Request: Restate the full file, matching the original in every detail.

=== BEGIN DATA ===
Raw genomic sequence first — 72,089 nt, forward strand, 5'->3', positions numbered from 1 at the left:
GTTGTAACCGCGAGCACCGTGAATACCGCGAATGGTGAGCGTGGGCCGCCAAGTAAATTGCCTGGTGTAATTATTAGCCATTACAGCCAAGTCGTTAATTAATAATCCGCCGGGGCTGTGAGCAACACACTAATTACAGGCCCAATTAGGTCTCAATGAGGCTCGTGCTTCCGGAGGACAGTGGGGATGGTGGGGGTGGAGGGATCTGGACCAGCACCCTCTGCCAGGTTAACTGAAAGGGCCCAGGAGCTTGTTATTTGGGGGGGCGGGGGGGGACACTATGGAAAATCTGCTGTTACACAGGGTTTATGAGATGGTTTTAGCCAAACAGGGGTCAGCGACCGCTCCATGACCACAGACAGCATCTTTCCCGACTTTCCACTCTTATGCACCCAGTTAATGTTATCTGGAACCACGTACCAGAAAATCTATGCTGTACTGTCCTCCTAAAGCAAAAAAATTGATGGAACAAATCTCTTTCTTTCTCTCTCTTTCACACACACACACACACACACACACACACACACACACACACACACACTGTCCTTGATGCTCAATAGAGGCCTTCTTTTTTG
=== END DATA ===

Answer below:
Raw genomic sequence first — 72,089 nt, forward strand, 5'->3', positions numbered from 1 at the left:
GTTGTAACCGCGAGCACCGTGAATACCGCGAATGGTGAGCGTGGGCCGCCAAGTAAATTGCCTGGTGTAATTATTAGCCATTACAGCCAAGTCGTTAATTAATAATCCGCCGGGGCTGTGAGCAACACACTAATTACAGGCCCAATTAGGTCTCAATGAGGCTCGTGCTTCCGGAGGACAGTGGGGATGGTGGGGGTGGAGGGATCTGGACCAGCACCCTCTGCCAGGTTAACTGAAAGGGCCCAGGAGCTTGTTATTTGGGGGGGCGGGGGGGGACACTATGGAAAATCTGCTGTTACACAGGGTTTATGAGATGGTTTTAGCCAAACAGGGGTCAGCGACCGCTCCATGACCACAGACAGCATCTTTCCCGACTTTCCACTCTTATGCACCCAGTTAATGTTATCTGGAACCACGTACCAGAAAATCTATGCTGTACTGTCCTCCTAAAGCAAAAAAATTGATGGAACAAATCTCTTTCTTTCTCTCTCTTTCACACACACACACACACACACACACACACACACACACACACACACACTGTCCTTGATGCTCAATAGAGGCCTTCTTTTTTG